Some ideas for the holiday

One of my favorite bloggers recently posted this great piece on good considerations for the holidays. A gift guide for small/Indie press. Conversational Reading and related site, Quarterly Conversation are for me long-time go-to sites for excellent coverage of small press, literature in translation, and literature in general.

 

Each year I tend to do one of those “best reads of the year” lists, but this year I’ve decided to do things a little differently. Those lists tend to feature a lot of the same titles, and if you follow my Internet presence you’ve probably already got a pretty good idea of what books I’ve been really enjoying in 2017.

So instead what I’m going to do this year is do something along the lines of a gift guide to small and indie presses you may want to buy from this holiday season. I think probably everyone knows what the holiday season means to businesses and retailers, and presses are no different—this is make or break time for a lot of the publishers you love, so if you go and buy a few books from them for yourself and others, it’ll make a difference.

So here I’m going to recommend a book from each press that I think you should make an effort to check out this year. Look at them as entry points to presses I hope you get to know and buy a lot of books form in December. These books aren’t limited to things I read in 2017—they’re just great books that I think embody something important about each press. And I’m also going to try hard to get as many female, queer, & writers of color as possible in here. Continue reading here…

Hermann Hesse

Glad to have just got in this nice batch of titles by Hermann Hesse (1877-1962). He does not need much introduction, considering the fame of numerous of his works. This group includes some of the lesser known books! Love these dust jackets.

Recent Inventory – Literature in Translation – Sharp Views

 

Here is a sample of some recent inclusions to the Black Forest list. These authors and titles represent the direction I am looking to build my inventory. Literature in translation, and perhaps of a somewhat edgier or experimental sort, though I believe, you will find these authors are representatives of the high quality, important global literary tradition most already know. My hope is to widen my customers’ experience and knowledge of those artists that may be less well known. I have long had a fascination of European modern and contemporary arts, as my Artists posts may illustrate.

In this particular batch you will see the First American printing of Juan the Landless, by Juan Goytisolo, the third in his Alvaro Mendiola trilogy. These works were banned from publication in Spain under the Franco government. Goytisolo passed this summer, and an informative send-off was written by William Grimes at NY Times.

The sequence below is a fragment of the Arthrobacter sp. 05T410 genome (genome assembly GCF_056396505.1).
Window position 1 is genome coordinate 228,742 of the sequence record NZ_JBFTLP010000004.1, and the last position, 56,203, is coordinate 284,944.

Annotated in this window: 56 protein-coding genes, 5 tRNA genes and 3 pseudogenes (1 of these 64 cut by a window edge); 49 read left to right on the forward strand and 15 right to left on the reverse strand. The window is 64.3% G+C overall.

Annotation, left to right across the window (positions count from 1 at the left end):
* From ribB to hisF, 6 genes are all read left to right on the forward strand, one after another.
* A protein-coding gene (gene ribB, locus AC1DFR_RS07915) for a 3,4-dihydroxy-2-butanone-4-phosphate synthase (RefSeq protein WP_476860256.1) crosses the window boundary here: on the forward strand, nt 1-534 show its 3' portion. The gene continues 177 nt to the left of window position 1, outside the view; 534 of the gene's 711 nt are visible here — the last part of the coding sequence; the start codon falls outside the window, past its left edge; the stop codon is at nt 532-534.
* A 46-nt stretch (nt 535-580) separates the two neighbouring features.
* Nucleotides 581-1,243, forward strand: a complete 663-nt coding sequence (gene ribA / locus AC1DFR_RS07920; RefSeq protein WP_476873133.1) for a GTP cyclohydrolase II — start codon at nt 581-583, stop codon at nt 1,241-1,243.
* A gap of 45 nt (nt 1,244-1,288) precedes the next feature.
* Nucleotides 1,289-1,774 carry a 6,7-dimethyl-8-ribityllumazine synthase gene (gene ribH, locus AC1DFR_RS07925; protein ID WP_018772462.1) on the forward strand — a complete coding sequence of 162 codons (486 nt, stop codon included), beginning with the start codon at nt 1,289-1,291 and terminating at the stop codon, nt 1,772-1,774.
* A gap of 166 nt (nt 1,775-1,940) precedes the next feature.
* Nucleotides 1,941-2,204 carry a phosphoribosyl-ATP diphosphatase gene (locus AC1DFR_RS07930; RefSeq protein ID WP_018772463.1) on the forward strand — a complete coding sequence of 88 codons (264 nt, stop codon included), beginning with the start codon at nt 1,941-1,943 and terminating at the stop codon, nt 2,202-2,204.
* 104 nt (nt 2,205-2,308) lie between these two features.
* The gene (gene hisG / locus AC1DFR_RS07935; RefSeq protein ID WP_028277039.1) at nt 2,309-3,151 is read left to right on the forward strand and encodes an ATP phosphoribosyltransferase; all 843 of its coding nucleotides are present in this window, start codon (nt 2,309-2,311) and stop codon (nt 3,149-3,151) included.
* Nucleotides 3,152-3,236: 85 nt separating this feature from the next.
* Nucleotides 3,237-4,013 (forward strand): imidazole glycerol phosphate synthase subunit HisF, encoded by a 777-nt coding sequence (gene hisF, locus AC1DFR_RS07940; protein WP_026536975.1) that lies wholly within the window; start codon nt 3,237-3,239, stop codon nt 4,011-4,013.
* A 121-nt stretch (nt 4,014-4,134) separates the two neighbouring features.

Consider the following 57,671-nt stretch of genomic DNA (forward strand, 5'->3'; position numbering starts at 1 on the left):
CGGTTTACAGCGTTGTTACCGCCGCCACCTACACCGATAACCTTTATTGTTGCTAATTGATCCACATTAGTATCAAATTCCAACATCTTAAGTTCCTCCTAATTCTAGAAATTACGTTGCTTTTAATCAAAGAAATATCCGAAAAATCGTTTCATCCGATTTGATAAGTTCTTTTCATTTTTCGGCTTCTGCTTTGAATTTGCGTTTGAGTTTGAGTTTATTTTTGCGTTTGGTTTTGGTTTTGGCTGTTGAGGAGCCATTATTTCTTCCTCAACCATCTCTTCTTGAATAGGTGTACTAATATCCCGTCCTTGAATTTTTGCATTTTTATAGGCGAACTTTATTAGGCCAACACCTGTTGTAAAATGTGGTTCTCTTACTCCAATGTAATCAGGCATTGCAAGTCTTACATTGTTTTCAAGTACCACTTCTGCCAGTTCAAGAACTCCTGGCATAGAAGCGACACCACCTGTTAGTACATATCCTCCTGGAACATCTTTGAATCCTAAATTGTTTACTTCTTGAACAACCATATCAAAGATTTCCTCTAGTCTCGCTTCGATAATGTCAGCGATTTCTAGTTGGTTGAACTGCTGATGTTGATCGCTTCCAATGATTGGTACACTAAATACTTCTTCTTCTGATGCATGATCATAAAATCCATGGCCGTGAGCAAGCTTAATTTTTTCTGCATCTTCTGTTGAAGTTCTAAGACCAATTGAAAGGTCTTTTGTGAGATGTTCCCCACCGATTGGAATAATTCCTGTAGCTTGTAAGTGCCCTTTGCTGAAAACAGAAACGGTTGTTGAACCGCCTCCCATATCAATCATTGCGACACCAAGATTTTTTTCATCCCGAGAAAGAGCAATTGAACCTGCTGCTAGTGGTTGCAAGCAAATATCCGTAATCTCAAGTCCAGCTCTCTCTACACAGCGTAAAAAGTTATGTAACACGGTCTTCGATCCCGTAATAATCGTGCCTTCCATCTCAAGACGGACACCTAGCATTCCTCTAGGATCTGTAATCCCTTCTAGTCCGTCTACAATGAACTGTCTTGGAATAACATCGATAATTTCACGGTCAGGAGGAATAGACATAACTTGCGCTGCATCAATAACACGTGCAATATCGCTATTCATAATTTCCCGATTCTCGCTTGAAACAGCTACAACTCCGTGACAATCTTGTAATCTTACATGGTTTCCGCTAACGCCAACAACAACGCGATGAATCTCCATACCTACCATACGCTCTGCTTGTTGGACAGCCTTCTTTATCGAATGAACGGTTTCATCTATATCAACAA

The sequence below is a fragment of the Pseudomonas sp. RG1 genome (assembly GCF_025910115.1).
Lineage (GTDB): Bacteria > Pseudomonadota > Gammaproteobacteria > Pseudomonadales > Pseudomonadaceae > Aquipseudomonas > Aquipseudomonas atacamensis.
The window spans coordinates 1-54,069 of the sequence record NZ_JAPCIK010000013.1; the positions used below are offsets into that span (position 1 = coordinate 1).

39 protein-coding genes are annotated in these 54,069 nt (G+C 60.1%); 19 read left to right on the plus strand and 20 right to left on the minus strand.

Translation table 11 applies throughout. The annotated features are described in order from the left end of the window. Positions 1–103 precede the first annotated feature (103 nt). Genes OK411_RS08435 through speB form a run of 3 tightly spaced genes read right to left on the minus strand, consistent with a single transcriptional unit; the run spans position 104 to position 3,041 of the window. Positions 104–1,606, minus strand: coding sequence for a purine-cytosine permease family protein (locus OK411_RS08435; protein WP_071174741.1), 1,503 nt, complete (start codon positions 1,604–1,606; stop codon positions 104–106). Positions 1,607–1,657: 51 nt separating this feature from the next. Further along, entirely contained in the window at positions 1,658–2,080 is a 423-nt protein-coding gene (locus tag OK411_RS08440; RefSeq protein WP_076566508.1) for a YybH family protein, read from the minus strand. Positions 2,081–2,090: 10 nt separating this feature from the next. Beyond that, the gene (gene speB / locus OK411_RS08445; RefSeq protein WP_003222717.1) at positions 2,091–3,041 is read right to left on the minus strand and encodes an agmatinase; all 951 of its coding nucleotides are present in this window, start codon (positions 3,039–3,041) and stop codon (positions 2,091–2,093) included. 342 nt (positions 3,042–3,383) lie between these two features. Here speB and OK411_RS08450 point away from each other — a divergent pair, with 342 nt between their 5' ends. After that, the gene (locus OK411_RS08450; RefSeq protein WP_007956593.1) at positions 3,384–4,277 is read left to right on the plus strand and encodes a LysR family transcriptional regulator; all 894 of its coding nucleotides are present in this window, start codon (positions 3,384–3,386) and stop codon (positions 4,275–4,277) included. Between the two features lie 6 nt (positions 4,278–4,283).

Here is also the First American printing of Life and Fate, by Vasily Grossman, a novel that he was told by the Russian authorities, could not be published for 200 or 300 years. Some compare this work to Tolstoy’s War and Peace. The book was smuggled out in microforms, and the author never saw its publication.

I have also included the First printing of Robery Bly’s translation of Knut Hamsun’s Hunger, Jaroslav Hasek’s The Good Soldier Hasek, poetry by Zbigniew Herbert, and Celine’s Death on the Installment Plan, translated by Ralph Manheim.

In contrast to this last writer’s poor reputation and sometimes hateful, bitter works, (influential and significant as some may be) I have included Wolfgang Langhoff’s Rubber Truncheon.

Rubber Truncheon
1935. Trans. by Lilo Linke. Foreword by Lion Feuchtwanger. First American edition.

Arrested by the Gestapo in 1933, he spent thirteen months in prisons and Börgermoor and Lichtenberg concentration camps. This book, published in 1935, became one of the first published eyewitness accounts of Nazi evil and brutality in the concentration camps.

I hope you find yourself curious and pulled to exploring some of these works, and others that can be found under most recently listed. Some of these writers may be intimidating, for their style or unflinching content, but I also find the view can be compelling, or at least informative, certainly works of art, and perhaps relevant to where things in our own country currently stand. I hope to immerse myself in such work, to get lost, find myself, and ultimately, learn something about this difficult effort of humanity.

Be well.

 

 

Engage With Literature From Around the World

I am very excited to announce that we have recently acquired a wonderful collection of literature in translation and from around the world. Japan, Germany, France, Argentina, Italy, Chile, South Africa, Russia, Bosnia, and Poland are all represented. This is an excellent group of books, in near fine to fine condition, prominently first American editions. The publishers vary from Knopf to New Directions to Dalkey Archive Press, with lovely books from Archipelago Press. Here is an opportunity to encounter major influential texts from all over the world, to become acquainted with writers you’ve perhaps not heard of: Cesar Aira, Nina Berberova, Julio Cortazar for example. Read the prison and political works of Breyten Breytenbach, or the interesting historical perspectives of Shusaku Endo. Here is a sample from this first group, with many more to come, so be sure to check back!

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